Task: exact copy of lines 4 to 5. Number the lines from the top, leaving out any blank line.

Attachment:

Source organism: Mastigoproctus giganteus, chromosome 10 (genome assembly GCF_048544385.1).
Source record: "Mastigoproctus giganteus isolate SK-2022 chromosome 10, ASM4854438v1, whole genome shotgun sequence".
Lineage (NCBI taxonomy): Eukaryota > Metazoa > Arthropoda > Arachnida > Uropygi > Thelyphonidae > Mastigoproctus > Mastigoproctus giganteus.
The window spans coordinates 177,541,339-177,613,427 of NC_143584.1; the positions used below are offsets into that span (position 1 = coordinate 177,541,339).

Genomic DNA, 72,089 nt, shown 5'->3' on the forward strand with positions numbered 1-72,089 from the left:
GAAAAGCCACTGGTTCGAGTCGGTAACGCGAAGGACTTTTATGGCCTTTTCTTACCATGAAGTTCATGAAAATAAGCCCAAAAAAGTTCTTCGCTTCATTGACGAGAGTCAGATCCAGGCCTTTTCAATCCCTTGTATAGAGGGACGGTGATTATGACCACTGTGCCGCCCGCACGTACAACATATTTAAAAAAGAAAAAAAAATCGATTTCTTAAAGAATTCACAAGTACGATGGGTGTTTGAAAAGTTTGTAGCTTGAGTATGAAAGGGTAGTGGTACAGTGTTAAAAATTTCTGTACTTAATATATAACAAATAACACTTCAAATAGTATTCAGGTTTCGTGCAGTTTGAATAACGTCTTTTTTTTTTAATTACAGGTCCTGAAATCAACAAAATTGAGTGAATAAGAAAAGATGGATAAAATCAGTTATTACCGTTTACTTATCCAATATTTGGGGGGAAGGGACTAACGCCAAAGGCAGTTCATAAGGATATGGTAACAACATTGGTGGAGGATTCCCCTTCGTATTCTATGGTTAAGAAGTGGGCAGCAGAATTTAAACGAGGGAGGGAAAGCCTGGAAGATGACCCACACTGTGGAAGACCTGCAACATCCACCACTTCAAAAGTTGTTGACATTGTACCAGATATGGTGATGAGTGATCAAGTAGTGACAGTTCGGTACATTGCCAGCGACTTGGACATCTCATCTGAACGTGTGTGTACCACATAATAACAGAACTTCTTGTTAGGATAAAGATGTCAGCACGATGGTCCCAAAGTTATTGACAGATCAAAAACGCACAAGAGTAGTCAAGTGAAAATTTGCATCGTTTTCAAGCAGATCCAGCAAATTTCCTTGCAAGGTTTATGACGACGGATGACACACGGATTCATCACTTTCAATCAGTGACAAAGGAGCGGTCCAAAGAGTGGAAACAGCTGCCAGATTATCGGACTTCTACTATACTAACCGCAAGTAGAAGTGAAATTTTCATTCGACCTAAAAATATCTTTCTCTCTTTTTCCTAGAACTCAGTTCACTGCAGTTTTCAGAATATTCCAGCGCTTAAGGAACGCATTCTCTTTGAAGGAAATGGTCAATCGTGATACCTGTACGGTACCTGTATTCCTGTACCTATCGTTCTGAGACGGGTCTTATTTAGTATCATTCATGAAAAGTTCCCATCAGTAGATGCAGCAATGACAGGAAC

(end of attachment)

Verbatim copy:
The window spans coordinates 177,541,339-177,613,427 of NC_143584.1; the positions used below are offsets into that span (position 1 = coordinate 177,541,339).

Genomic DNA, 72,089 nt, shown 5'->3' on the forward strand with positions numbered 1-72,089 from the left: